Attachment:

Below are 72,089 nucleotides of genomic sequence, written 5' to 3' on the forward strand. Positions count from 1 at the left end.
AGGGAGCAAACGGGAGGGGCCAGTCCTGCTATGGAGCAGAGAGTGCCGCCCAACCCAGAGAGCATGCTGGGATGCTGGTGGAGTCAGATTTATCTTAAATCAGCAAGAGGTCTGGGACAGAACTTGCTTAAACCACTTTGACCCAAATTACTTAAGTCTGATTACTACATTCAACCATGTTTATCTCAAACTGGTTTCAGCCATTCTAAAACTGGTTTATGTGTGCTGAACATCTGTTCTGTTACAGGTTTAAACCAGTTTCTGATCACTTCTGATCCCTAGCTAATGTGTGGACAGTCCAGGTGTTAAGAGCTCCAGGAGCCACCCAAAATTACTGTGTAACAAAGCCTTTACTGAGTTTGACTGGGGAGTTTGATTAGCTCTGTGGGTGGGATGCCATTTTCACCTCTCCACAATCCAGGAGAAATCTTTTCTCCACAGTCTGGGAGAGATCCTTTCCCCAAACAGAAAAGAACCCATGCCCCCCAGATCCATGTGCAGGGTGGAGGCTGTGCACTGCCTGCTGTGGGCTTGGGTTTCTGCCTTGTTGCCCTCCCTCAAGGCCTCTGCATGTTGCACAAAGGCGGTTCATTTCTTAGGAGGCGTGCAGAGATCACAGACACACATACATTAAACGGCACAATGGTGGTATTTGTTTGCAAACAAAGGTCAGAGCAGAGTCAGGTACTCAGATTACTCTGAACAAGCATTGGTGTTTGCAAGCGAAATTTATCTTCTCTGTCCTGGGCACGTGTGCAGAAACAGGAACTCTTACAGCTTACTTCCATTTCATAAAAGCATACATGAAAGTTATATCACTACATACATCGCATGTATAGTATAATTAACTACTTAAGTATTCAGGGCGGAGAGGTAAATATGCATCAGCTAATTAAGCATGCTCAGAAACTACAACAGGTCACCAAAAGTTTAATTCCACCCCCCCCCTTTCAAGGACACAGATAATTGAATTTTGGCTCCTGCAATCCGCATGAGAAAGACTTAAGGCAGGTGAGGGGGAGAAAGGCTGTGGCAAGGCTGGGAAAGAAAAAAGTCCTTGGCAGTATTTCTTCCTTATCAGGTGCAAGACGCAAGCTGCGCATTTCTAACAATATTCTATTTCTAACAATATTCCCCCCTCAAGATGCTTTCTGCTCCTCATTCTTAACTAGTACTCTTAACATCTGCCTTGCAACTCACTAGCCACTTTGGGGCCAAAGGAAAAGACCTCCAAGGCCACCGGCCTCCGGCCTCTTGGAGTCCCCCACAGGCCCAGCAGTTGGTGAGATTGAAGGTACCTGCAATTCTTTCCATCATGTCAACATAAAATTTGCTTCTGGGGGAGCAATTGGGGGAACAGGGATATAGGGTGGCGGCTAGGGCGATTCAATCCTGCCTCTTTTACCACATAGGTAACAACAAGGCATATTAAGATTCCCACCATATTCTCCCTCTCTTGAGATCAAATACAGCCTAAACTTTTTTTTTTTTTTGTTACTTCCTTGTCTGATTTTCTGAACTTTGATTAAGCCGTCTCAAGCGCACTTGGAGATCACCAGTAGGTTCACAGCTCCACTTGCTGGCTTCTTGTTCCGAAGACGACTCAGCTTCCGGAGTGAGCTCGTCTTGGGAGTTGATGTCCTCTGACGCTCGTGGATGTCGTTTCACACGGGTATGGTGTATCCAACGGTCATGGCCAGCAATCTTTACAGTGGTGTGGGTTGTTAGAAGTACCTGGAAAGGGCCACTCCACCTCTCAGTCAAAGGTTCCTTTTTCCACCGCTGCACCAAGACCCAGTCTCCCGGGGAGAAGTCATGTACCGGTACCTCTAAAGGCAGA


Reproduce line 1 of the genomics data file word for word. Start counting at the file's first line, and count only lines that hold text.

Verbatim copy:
Below are 72,089 nucleotides of genomic sequence, written 5' to 3' on the forward strand. Positions count from 1 at the left end.